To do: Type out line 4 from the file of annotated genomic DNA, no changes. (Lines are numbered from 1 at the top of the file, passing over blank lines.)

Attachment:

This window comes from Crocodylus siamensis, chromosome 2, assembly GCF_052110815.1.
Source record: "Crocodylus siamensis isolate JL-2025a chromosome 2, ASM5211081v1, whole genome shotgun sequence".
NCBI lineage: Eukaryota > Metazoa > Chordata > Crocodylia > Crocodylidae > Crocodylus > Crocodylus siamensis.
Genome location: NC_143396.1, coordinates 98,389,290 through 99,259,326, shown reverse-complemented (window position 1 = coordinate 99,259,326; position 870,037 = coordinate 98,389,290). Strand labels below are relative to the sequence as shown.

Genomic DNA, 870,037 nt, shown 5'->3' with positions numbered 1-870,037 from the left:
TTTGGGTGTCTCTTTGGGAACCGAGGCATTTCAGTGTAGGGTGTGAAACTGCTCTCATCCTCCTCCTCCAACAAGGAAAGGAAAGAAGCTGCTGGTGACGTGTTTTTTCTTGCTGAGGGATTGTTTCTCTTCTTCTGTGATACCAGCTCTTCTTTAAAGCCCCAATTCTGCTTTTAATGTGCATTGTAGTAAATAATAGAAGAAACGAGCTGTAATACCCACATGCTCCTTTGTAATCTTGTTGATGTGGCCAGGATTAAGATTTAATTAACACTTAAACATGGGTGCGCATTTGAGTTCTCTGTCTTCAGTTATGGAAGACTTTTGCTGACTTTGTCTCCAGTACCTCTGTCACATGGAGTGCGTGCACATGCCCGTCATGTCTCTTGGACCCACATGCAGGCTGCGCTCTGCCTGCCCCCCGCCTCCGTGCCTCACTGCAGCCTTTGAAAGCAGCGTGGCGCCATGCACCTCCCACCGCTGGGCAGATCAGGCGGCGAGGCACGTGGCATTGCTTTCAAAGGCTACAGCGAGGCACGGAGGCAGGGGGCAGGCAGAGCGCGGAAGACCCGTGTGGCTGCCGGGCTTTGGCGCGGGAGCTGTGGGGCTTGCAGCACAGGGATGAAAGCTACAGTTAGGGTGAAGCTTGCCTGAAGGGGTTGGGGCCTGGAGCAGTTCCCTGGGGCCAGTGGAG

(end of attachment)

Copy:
Genome location: NC_143396.1, coordinates 98,389,290 through 99,259,326, shown reverse-complemented (window position 1 = coordinate 99,259,326; position 870,037 = coordinate 98,389,290). Strand labels below are relative to the sequence as shown.